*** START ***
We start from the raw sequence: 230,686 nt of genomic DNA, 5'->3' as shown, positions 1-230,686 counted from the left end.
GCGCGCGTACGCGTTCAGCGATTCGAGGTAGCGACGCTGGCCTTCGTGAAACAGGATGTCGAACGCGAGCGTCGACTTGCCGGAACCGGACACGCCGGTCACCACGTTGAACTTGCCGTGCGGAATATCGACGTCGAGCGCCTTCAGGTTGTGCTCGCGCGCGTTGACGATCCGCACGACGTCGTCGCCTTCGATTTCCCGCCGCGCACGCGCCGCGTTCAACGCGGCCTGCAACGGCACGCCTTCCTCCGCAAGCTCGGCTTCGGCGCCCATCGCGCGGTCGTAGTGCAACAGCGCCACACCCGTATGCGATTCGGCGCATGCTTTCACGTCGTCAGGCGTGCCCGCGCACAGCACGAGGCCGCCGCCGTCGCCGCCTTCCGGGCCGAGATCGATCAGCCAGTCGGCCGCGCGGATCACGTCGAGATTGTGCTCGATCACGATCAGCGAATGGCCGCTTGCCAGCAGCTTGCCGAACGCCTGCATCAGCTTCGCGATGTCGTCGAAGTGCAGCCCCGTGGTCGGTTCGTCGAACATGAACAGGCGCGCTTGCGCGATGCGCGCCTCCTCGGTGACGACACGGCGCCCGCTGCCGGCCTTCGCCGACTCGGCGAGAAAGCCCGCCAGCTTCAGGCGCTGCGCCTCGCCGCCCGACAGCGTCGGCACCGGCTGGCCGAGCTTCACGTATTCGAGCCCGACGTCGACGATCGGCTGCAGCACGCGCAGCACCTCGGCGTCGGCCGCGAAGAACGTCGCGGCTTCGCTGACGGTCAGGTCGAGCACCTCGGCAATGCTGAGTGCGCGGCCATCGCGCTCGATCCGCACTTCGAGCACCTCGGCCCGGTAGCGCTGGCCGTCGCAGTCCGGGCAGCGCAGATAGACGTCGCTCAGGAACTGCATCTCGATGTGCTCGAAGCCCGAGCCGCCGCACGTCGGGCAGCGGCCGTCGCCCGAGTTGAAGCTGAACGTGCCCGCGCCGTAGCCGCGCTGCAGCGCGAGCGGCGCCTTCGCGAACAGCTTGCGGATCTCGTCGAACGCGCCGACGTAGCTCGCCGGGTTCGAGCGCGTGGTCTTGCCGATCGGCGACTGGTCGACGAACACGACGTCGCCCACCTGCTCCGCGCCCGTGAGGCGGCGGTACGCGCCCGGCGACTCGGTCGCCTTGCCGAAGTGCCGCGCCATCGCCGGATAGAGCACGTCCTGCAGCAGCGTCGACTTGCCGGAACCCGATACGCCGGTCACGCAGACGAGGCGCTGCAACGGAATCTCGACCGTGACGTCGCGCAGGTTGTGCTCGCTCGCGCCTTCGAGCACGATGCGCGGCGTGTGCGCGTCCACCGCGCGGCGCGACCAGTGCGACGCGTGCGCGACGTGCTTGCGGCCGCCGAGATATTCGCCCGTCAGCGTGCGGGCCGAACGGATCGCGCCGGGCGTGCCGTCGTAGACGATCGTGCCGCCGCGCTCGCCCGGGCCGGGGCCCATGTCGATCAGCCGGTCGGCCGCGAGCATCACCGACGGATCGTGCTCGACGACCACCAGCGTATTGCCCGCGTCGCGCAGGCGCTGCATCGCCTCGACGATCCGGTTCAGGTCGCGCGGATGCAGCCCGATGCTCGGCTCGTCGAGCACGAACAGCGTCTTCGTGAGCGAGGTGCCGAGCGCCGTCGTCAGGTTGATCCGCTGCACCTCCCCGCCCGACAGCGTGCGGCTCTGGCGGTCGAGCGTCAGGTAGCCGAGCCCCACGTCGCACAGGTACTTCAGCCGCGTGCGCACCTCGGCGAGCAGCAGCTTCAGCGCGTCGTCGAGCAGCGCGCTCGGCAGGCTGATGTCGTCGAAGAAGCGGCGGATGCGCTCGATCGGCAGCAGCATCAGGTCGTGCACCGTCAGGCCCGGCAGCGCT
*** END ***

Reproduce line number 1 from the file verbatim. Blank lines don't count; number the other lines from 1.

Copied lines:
We start from the raw sequence: 230,686 nt of genomic DNA, 5'->3' as shown, positions 1-230,686 counted from the left end.